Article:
Thursday, October 1, 2009

Alliance Française schedule

At Alliance Française on Fridays at 8 pm


October continues the François Truffaut series at Alliance Française.


At Alliance Française on Friday, October 2:  Domicile conjugal / Bed & Board (1970) by François Truffaut – 93 mins – France/ Italy, Comedy/ Drama. English subtitles. Generally favorable reviews:72 out of 100.


With Jean-PierreLéaud, Claire Duhamel, Daniel Ceccaldi, Hiroko Berghauer, Barbara Laage.


Antoine Doinel is married to Christine who gives piano lessons. Antoine dyes flowers in the courtyard of their apartment block. Among their neighbours, there is an opera singer, a young waitress who's in love, a strange man called "the strangler". Antoine takes a new job in an American company. Christine is pregnant with a boy who will be called Aphonse. Antoine meets Kyoko, a beautiful Japanese lady with whom he has an affair. The Doinel's marriage is starting to fall apart...

Alliance description


Scenes from a Marriage by Truffaut. Antoine Doinel is now 26. Some time after Baisers Volés, Antoine Doinel (Jean-Pierre Léaud) and Christine Darbon (Claude Jade) are married and Antoine works dying flowers, and Christine is pregnant and gives private classes of violin. When Christine is near to have a baby, Antoine decides to find a new job, and he succeeds due to a misunderstanding of his employer. In a business meeting, he meets the Japanese Kyoko (Mademoiselle Hiroko) and they have an affair. When Christine accidentally discovers that Antoine has a lover, they separate. But later they miss each other and realize that they do love each other.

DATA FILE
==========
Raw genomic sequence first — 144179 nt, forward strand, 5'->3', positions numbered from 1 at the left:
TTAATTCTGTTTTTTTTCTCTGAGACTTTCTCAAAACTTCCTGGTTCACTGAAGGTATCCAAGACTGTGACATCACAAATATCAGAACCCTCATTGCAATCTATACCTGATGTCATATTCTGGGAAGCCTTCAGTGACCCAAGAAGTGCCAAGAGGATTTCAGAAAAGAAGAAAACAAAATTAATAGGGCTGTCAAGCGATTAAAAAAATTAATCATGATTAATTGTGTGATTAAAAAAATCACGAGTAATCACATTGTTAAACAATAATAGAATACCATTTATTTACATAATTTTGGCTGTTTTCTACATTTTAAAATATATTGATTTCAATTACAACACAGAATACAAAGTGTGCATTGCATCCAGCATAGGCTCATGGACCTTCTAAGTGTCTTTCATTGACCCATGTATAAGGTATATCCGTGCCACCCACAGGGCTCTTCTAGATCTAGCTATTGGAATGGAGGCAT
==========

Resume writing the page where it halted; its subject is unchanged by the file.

Rotten Tomatoes: The fourth part of Truffaut's "Antoine Doinel" series. In this installment, the 26-year-old Doinel, married with a child on the way, has an affair with Berghauer, confusing his life even more.



At Alliance Française on Friday, October 9:  Les deux anglaises et le continent / Two English Girls (1971) by François Truffaut – 118 mins – France, Romance/ Drama. English subtitles. Generally favorable reviews: 74 out of 100.


With Jean-Pierre Léaud, Kika Markham, Staccy Tendeter, Sylvia Marriott, Philippe Léotard.


In 1899, Anne, a sensitive, wilful and dark-haired English girl, is dabbling at sculpture in Paris. She meets Claude, an idealist Frenchman, fresh from College. Within herself, Anne matches Claude to her twenty-year sister Muriel a puritan, red-haired and versatile girl. The three of them soon stick together. Cupid is going to shoot his darts of love.

Alliance description